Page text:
Self, Space, Society, and Saint in the Well-Protected Domains: A History of Ottoman Saints and Sainthood, 1500-1780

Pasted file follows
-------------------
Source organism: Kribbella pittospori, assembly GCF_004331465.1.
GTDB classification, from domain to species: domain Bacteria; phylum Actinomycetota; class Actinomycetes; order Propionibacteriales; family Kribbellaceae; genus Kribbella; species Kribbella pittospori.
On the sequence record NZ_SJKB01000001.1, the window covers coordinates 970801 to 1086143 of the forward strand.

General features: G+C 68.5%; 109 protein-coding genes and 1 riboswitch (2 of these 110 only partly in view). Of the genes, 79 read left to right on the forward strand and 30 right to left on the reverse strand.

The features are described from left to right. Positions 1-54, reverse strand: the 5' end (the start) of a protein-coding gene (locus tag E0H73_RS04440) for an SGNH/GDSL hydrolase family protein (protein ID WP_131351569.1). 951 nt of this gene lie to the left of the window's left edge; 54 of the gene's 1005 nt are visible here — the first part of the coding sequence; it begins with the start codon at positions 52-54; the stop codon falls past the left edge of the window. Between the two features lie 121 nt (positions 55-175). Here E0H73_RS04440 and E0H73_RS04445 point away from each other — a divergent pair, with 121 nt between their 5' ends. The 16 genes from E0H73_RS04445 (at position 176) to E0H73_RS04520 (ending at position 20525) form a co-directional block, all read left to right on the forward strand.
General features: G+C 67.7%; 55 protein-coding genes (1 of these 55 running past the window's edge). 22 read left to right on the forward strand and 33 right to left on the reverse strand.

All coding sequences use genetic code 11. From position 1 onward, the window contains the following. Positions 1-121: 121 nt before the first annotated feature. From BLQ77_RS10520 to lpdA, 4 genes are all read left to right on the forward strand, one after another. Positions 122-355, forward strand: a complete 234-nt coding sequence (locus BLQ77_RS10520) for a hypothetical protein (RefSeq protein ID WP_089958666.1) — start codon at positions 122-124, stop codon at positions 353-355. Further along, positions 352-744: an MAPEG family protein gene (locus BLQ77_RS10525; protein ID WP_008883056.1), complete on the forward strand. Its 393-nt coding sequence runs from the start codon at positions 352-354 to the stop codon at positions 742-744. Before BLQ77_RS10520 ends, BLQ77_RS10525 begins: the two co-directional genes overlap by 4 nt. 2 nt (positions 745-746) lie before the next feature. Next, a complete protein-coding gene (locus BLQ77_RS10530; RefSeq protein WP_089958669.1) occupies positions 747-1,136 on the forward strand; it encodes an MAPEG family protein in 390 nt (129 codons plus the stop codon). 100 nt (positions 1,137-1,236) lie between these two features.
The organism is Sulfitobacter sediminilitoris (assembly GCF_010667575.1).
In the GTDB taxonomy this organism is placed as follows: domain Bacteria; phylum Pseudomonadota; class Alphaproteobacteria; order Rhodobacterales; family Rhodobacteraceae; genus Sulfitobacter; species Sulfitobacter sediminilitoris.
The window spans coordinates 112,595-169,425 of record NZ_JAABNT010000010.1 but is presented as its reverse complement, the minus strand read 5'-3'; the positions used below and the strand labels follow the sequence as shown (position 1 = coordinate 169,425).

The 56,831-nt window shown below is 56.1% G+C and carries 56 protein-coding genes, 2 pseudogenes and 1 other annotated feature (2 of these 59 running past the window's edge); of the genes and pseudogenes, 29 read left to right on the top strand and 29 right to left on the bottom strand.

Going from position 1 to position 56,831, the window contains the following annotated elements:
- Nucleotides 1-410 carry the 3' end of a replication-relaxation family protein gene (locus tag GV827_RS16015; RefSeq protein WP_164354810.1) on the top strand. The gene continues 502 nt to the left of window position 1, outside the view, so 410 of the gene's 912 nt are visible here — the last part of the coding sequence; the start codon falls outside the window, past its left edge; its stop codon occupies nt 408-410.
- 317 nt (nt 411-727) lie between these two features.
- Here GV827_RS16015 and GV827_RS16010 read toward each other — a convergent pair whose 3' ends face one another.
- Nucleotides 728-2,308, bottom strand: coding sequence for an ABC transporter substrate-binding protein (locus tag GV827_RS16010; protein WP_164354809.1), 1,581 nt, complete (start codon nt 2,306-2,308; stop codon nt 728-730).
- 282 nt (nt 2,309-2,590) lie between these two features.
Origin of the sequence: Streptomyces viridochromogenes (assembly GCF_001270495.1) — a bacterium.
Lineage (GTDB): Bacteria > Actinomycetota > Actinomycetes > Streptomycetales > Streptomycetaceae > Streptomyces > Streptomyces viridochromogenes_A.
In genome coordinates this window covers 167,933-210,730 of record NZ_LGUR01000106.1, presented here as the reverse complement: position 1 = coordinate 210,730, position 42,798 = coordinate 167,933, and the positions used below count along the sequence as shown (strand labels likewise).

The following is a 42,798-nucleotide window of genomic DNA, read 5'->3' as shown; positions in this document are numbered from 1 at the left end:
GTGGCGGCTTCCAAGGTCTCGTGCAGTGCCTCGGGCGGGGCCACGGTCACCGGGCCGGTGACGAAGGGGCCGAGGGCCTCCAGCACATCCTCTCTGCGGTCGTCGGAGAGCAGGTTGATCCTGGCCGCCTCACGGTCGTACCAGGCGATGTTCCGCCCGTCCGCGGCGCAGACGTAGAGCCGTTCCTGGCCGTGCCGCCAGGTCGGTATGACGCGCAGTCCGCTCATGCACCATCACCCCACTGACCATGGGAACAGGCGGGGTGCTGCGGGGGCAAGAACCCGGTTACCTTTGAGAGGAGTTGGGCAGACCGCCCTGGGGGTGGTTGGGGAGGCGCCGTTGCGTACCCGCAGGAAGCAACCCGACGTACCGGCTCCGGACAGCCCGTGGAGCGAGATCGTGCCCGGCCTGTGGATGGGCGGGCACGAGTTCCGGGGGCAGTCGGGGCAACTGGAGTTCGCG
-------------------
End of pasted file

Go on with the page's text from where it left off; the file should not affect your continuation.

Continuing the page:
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Through an exploration of the historical trajectory of Islamic saints and sainthood across the early modern Ottoman world by means of a wide selection of case studies this dissertation argues for the importance of sainthood in all its facets as both a subject of Ottoman history and as a lens for illuminating many other aspects of social and cultural history. Beginning with the newly expanded empire under Selīm I (r. 1512-1520) and stretching all the way to the second half of the eighteenth century, this study explores the intersection with saints and sainthood of large-scale political and social transformations that shaped the empire as a whole at various points during this time-span, from the integration of new provinces into the empire to the rise of Islamic puritanism to the elaboration of new sociabilities and expressions of the self. The case studies that structure this study range from examinations of particular important figures and their textual corpora such as ʿAbd al-Wahhāb al-Shaʿrānī (d. 1565) and ʿAbd al-Ghanī al-Nābulusī (d. 1731) to investigations centered on particular regions or communities, paying particular attention to rural contexts in Syria, the Kurdish lands, and Anatolia. Subjects and sources, in a wide range of genres, from both the Arabophone and Turcophone divisions of the empire are treated, the dissertation examining the empire as an interconnected whole despite linguistic differences. Eschewing a focus on Islamic mysticism or sufi organizations narrowly conceived, I demonstrate the socially distributed nature of sainthood and its interplay with many aspects of wider discourse and practice. Drawing upon theoretical models of script and repertoire, language and dialect, I work to make sense of different yet interrelated practices of Ottoman sainthood across the empire, paying especial attention to the uses and constructions of social space, the performance and making of the self, and the generally socially embedded nature of saints and associated phenomena. Finally, this study unfolds within the context of the wider early modern world, Islamicate and beyond, with the larger goal of situating my arguments and findings within the global patterns and dynamics that marked the early modern world.